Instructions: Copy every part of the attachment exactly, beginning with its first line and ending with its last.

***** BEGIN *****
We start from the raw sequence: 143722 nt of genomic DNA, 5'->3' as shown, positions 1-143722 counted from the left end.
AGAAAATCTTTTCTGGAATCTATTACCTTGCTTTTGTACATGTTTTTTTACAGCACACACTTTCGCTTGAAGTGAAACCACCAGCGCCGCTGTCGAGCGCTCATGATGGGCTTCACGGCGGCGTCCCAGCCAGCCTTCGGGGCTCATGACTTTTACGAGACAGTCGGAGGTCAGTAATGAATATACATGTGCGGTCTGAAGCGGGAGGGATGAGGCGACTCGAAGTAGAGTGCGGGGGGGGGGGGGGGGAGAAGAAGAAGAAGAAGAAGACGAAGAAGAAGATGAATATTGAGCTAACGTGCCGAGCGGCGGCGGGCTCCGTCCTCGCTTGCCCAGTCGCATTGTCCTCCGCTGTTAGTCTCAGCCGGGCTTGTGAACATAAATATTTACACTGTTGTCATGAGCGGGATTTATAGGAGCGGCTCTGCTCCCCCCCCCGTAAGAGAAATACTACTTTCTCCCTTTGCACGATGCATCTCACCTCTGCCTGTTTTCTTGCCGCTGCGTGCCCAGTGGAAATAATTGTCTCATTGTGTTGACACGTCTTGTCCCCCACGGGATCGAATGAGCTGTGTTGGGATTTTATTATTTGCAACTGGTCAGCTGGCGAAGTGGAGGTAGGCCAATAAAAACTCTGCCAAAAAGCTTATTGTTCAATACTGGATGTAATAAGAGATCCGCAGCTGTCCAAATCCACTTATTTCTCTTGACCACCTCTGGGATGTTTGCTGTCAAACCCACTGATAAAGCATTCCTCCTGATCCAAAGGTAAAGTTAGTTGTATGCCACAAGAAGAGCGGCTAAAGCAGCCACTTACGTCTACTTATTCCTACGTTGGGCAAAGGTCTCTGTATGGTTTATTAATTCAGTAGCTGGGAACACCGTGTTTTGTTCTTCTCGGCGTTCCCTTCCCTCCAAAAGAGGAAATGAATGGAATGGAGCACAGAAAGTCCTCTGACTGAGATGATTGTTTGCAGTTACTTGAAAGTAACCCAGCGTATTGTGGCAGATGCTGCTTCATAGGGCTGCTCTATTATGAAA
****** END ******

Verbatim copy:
We start from the raw sequence: 143722 nt of genomic DNA, 5'->3' as shown, positions 1-143722 counted from the left end.
AGAAAATCTTTTCTGGAATCTATTACCTTGCTTTTGTACATGTTTTTTTACAGCACACACTTTCGCTTGAAGTGAAACCACCAGCGCCGCTGTCGAGCGCTCATGATGGGCTTCACGGCGGCGTCCCAGCCAGCCTTCGGGGCTCATGACTTTTACGAGACAGTCGGAGGTCAGTAATGAATATACATGTGCGGTCTGAAGCGGGAGGGATGAGGCGACTCGAAGTAGAGTGCGGGGGGGGGGGGGGGGAGAAGAAGAAGAAGAAGAAGACGAAGAAGAAGATGAATATTGAGCTAACGTGCCGAGCGGCGGCGGGCTCCGTCCTCGCTTGCCCAGTCGCATTGTCCTCCGCTGTTAGTCTCAGCCGGGCTTGTGAACATAAATATTTACACTGTTGTCATGAGCGGGATTTATAGGAGCGGCTCTGCTCCCCCCCCCGTAAGAGAAATACTACTTTCTCCCTTTGCACGATGCATCTCACCTCTGCCTGTTTTCTTGCCGCTGCGTGCCCAGTGGAAATAATTGTCTCATTGTGTTGACACGTCTTGTCCCCCACGGGATCGAATGAGCTGTGTTGGGATTTTATTATTTGCAACTGGTCAGCTGGCGAAGTGGAGGTAGGCCAATAAAAACTCTGCCAAAAAGCTTATTGTTCAATACTGGATGTAATAAGAGATCCGCAGCTGTCCAAATCCACTTATTTCTCTTGACCACCTCTGGGATGTTTGCTGTCAAACCCACTGATAAAGCATTCCTCCTGATCCAAAGGTAAAGTTAGTTGTATGCCACAAGAAGAGCGGCTAAAGCAGCCACTTACGTCTACTTATTCCTACGTTGGGCAAAGGTCTCTGTATGGTTTATTAATTCAGTAGCTGGGAACACCGTGTTTTGTTCTTCTCGGCGTTCCCTTCCCTCCAAAAGAGGAAATGAATGGAATGGAGCACAGAAAGTCCTCTGACTGAGATGATTGTTTGCAGTTACTTGAAAGTAACCCAGCGTATTGTGGCAGATGCTGCTTCATAGGGCTGCTCTATTATGAAA